As you may have figured out from recent posts, my family has made a conscious decision to challenge the idea that we must conform to some ideal “American Dream”; and therefore, we’ve faced more than a few opportunities to embrace change in the last few months. (Did you like how I phrased that? Very positive, huh?)
In reality, if you break it down like a basic math equation, change is what you make it. Most do not really like change. In fact, many do not change until the pain of staying the same outweighs the pain of changing. I don’t know about my husband, but I know this is when I arrived at my Ah-Ha moment. The bills started coming very close to equaling the amount of income each month and finally I just said “Why? This is ridiculous.” And finally, I was ready. Ready to – and for – change. Ready to sell everything – including the house – so that I’d have some freedom with my finances. Freedom to go on a Disney vacation with the kiddo. Did you know that 24 months without our cable package affords us the chance to go on a real vacation??? On top of that…we walk more, we play more, we relax in more creative ways – like writing songs and knitting scarves – instead of flipping through a gazillion of useless channels each night.
“But change is hard!”, you say. (I hear your whiny voice in my head. Oh..wait. That was my whiny voice. Sorry.) Yes. I agree. Change is hard. Trust me, I’m not immune to this thought. But you know what? Change is only hard if you stop thinking of ways to make it not hard. Change can be exciting. It can be a ‘growth opportunity’. It can be, actually, very very fun. Now, I’ll be the first to admit that change is more exciting and more fun when one gets the opportunity to decide to change. Admittingly, when change is thrust upon us, we clench up. Our amygdala releases a ton of cortisol which then rushes to our neo-cortex and, well, we act like idiots. So, unless you enjoy acting like an idiot, here are some ways I’ve learned to embrace change. (I’ve behaved like an idiot on more than one occasion.)
1) Read Chris Gillebeau’s book “The Art of Non-Conformity” . If you are trying to save some dough, you can most likely get a copy at the library or at a used book store. There are at least four copies at my favorite used book store at all times. I guess people read it, decide it’s too difficult to become a non-conformist, and sell their copy. (As did I a few years back. Then my cousin sent me a copy about three months ago and I decided to keep this one.) This book simply highlights how we’ve all been fed a lie about how we ‘should’ live our lives. Otherwise known as The Good Ol’ American Dream (the 1950’s version, not the Declaration of Independence version.) Chris does a great job at pointing out that change is difficult, but you have to power through the fear and do it anyway. It’s a good read, although, I suspect anyone my age and older will think “What a slacker” as I did the first few times I read it. But wait for it: If you truly want to live by your own rules…if you really are ready to make that change…it doesn’t matter what age you are, it will finally click.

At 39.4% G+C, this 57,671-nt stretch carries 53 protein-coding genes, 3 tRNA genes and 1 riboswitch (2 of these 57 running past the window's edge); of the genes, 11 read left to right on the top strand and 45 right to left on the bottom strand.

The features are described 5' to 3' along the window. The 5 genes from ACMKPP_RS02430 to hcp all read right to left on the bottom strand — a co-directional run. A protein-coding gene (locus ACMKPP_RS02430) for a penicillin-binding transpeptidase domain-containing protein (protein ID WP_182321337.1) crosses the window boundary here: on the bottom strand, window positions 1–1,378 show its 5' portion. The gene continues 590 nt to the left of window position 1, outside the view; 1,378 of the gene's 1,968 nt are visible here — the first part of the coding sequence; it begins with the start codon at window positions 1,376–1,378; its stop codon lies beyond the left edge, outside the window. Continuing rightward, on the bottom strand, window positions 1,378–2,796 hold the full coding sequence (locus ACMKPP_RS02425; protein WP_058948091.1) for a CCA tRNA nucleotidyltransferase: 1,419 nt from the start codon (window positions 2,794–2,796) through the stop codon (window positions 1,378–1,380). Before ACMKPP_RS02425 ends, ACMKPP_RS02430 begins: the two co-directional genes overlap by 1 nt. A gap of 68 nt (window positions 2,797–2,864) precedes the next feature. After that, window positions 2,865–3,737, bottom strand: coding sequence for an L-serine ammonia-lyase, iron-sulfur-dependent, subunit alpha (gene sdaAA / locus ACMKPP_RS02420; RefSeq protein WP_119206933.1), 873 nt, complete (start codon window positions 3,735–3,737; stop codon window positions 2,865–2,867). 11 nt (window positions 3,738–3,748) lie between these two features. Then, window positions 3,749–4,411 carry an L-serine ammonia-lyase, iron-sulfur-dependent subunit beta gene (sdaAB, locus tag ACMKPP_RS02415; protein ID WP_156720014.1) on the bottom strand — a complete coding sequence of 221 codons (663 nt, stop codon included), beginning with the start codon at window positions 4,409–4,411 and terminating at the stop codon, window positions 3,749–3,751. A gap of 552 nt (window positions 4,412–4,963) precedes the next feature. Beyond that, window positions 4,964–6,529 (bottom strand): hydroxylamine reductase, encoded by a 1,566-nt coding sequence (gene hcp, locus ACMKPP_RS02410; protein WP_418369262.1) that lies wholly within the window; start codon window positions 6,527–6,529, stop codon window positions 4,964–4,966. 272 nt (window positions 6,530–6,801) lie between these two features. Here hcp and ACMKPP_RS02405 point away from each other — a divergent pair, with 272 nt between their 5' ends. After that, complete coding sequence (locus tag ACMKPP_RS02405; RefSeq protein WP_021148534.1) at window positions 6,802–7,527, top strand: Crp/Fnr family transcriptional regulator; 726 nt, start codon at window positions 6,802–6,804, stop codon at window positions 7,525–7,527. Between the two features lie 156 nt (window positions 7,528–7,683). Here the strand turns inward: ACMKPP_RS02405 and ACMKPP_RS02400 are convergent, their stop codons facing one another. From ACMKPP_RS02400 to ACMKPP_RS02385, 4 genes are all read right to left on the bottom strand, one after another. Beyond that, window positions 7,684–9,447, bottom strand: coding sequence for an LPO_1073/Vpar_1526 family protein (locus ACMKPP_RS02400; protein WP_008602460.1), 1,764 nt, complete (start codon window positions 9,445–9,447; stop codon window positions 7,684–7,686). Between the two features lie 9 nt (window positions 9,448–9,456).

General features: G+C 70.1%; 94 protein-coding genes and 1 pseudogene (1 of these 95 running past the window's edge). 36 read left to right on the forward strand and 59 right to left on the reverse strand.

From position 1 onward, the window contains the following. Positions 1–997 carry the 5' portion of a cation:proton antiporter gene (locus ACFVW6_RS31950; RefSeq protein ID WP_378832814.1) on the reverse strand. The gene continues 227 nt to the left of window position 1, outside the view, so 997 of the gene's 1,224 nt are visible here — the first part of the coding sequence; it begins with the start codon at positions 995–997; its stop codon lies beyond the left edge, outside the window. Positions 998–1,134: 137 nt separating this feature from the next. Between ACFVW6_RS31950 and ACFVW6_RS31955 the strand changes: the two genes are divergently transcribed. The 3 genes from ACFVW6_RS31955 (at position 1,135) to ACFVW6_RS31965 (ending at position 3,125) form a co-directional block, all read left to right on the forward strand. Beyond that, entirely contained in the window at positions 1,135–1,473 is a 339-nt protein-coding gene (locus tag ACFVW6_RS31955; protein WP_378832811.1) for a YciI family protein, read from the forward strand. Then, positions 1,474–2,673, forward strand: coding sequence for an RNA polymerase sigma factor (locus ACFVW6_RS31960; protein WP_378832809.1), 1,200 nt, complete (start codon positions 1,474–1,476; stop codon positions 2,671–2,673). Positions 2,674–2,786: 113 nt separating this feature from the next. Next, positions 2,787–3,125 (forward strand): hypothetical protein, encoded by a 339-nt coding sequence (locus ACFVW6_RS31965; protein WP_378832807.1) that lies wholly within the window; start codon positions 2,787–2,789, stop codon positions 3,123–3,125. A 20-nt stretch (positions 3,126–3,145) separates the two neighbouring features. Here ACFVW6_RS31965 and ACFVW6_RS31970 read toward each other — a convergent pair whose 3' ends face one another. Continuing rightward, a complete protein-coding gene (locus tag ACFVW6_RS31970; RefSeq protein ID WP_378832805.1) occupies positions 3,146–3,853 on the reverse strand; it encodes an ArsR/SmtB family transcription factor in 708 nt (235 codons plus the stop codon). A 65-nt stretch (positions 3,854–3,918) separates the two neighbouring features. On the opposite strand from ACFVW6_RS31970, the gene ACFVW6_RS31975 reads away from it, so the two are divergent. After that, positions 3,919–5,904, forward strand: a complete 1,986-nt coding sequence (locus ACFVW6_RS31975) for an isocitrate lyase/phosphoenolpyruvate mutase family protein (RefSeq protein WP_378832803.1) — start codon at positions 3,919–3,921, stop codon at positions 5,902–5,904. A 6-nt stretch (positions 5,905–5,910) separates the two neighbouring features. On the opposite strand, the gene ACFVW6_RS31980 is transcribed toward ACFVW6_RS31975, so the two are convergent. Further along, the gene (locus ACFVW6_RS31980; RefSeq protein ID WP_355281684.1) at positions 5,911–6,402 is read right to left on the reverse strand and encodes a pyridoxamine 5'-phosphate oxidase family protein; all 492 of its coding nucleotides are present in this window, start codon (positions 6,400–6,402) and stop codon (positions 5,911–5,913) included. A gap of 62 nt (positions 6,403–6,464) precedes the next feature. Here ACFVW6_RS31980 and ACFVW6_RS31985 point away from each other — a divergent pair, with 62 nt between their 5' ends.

2) Feel the fear and do it anyway. Okay, so fear can be a good thing…such as when the tornado sirens are going off or you’ve just been warned a massive hurricane is on its way. Fear, if framed correctly, can inspire action. And that action can be negative or it can be positive. A negative reaction to fear is usually present in resistance or even paralysis. A positive reaction to fear closely resembles that ‘excited-scared’ feeling and usually is present when you are about to embark on something ‘new’ for you. Be excited-scared, but get up and act anyway. This is “inspired action”.
3) Stay silent about your plans. I have mixed feelings about the concept of sharing goals with others. Some believe this sharing can hold you accountable. Maybe if trying to lose weight, or training for a marathon. But, I have learned that when my goals challenge the status-quo, all kinds of people come up with all kinds of reasons why I can’t or shouldn’t. So, I say “Stay Quiet” and let those people live their lives while you live yours. (Here’s a great TED Talk to watch)
4) Find your village. Aligning with like-minded folks whom have been in the same situation you are in can really help you embrace change. I started seeking out people online who thought the same way I was leaning. Bloggers like Josh Becker, and Tsh Oxenreider, and Adam Baker. Documentaries like “I’m Fine, Thanks!” and “Too Big To Fail”. If your friends are buying bigger houses every five years, and new cars every two, and you desire a debt-free life, it’s okay to have a drink with them or attend the annual BBQ at Bob’s house, but…go back to point #3….and remember to listen to those ‘really’ in your village. Who knows, you might just inspire them by your actions more than your words.
5) Use the phrase “Everything happens for a reason” sparingly. Here’s the deal: Thoughts create. Thoughts create action, things, reality, etc. So, if you believe in that sort of thing, then everything happens because you created it in your mind first. I usually reserve “Everything happens for a reason” when I have really considered whether or not I was in control of either preventing or creating what has happened. I’m sure, on some esoteric level, I had a hand in it at some point along the way, but at times, it really isn’t obvious to me at what point my thoughts came into play…so then I say “Everything happens for a reason” and I go back to point #2.
This, by all means, is not an exhaustive list on how to embrace change. And, I’m certainly no expert, although I wish I was. But, as I said, these are just my top five most productive ways I’ve found to embrace change. I hope they help you.